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'Let us go back home,' beg Afghan refugees stuck in UK

US Rep. Ilhan Omar (D-MN) (L) talks with Speaker of the House Nancy Pelosi (D-CA) during a rally with fellow Democrats before voting on H.R. 1, or the People Act, on the East Steps of the US Capitol on March 08, 2019 in Washington, DC. (AFP photo)
A member of the Border Force assists an Afghan refugee on her arrival at Heathrow airport in August. (Photo by AFP)

Many Afghan refugees, airlifted to the United Kingdom after the Taliban takeover in Afghanistan, have asked to be returned home as they grow weary of the British government’s failure to meet their basic needs.

Prime Minister Boris Johnson launched a program to resettle Afghan refugees, dubbed the Operation Warm Welcome, in late August. The operation was meant to help Afghan refugees “rebuild their lives, find work, pursue education and integrate into their local communities.”

But a widespread lack of housing means hotels have now been commandeered as emergency temporary accommodation for 7,000 Afghan refugees, with Home Office officials admitting that some will be held in them for months.

One doctor, who has been working with the newly arrived Afghans for weeks and requested anonymity, told the Guardian that “a few patients tell me they want to go home.”

“One guy, who was 67, kept saying: ‘I can’t take this anymore. I have to get out of this [hotel] room,’” said the doctor.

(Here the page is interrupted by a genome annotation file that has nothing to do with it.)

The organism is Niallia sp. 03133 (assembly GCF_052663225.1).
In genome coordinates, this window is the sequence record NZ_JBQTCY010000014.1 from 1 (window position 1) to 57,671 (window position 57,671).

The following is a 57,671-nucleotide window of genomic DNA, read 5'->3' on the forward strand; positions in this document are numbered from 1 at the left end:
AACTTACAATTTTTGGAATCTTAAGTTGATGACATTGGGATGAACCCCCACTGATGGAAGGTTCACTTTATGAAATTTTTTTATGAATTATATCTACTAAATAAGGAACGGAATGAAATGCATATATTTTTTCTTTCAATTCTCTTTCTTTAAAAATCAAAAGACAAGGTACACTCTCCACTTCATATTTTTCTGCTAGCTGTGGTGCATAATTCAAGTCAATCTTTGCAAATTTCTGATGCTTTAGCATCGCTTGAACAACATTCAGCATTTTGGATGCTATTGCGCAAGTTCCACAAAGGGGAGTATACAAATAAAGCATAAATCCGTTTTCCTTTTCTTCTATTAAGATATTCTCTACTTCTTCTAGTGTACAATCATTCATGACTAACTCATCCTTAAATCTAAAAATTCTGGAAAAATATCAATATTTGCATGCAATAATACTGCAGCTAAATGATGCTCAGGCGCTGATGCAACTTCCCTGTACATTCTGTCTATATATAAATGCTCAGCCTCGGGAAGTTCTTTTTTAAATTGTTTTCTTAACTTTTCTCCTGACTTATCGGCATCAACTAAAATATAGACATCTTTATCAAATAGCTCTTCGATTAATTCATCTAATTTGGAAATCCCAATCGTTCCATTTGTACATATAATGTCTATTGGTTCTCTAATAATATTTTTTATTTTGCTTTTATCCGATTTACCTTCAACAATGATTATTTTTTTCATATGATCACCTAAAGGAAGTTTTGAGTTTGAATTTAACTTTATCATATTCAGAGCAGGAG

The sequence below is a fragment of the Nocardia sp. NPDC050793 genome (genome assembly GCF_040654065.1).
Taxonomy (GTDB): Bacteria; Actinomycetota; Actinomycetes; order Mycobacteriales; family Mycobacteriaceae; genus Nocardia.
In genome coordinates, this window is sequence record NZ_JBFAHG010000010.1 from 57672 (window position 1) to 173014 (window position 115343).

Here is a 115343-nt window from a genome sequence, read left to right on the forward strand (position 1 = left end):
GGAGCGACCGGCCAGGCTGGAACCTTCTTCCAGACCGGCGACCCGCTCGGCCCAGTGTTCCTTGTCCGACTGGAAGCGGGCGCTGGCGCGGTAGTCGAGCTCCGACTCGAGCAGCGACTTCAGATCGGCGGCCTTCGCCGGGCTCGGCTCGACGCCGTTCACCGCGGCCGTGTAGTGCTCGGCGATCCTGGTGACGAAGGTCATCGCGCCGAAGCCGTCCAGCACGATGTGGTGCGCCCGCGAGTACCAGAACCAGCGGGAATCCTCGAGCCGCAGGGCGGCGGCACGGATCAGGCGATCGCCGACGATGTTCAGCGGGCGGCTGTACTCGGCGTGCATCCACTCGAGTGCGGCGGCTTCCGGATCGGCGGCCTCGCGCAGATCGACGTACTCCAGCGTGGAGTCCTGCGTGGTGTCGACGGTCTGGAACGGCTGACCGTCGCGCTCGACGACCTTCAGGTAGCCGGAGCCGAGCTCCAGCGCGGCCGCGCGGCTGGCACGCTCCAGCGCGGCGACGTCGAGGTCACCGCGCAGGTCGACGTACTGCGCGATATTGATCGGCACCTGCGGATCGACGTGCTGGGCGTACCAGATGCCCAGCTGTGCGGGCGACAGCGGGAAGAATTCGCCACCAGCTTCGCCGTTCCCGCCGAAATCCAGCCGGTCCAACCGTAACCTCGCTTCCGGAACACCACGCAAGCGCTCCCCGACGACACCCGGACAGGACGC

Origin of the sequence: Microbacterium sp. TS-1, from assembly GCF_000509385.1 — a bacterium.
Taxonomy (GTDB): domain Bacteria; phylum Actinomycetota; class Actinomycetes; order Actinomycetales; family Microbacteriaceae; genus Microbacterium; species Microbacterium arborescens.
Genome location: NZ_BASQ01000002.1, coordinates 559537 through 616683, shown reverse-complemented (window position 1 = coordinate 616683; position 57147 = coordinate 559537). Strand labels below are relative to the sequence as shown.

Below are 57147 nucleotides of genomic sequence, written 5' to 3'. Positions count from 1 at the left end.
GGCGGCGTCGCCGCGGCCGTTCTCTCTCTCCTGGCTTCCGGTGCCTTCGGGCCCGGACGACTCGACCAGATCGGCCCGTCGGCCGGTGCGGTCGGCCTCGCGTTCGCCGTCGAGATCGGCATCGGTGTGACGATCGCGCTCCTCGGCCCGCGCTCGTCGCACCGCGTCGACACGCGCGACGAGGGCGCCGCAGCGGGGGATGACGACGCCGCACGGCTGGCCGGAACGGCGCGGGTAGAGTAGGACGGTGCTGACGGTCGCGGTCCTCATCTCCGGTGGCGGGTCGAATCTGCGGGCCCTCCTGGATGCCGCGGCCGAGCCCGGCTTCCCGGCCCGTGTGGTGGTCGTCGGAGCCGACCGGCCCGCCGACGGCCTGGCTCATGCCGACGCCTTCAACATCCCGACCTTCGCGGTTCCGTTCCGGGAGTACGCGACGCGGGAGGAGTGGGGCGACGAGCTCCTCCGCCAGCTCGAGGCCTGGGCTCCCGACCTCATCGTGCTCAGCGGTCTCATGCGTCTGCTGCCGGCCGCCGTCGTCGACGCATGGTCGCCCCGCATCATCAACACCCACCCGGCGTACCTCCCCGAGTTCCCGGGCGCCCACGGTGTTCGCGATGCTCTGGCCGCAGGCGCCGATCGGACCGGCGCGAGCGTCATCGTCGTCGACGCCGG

There are also concerns over healthcare for those held in hotels.

One council leader described the government’s program as a “shocking failure.”

Councilor Danny Thorpe of the Royal Borough of Greenwich, south-east London, said the lack of organized government support when 700 Afghans arrived in the borough in August was “unforgivable.”

“This was one of the most shocking failures of government that I ever encountered,” he added.

He also accused government officials of not providing adequate support or sending enough officials when hundreds of Afghans were initially put up in hotels in his borough during their 10-day COVID quarantine.

The government housed about 10,000 Afghan refugees in quarantine hotels across the country, with nothing but the bags they were allowed to carry on to the evacuation flights.

Thorpe said, “There was a huge mismatch between the rhetoric of senior government politicians and their actions to support those people.”

Back in August, a five-year-old Afghan refugee fell to his death from a hotel window, soon after arriving in the country.

The local council also raised concern over the suitability of hotels for holding Afghan refugees.

After the Taliban retook power in Afghanistan, the UK managed to evacuate about 15,000 people, but left many thousands behind, who had aided the British forces in the war-torn country.

The Taliban took power in Afghanistan in mid-August, as the United States was in the middle of a chaotic troop withdrawal from the country.

The humiliation of the Taliban takeover after a 20-year war that cost hundreds of thousands of lives caused widespread criticism of British authorities.

Britain lost 457 armed forces personnel in Afghanistan, accounting for 13 percent of the US-led military coalition's 3,500 fatalities since 2001.

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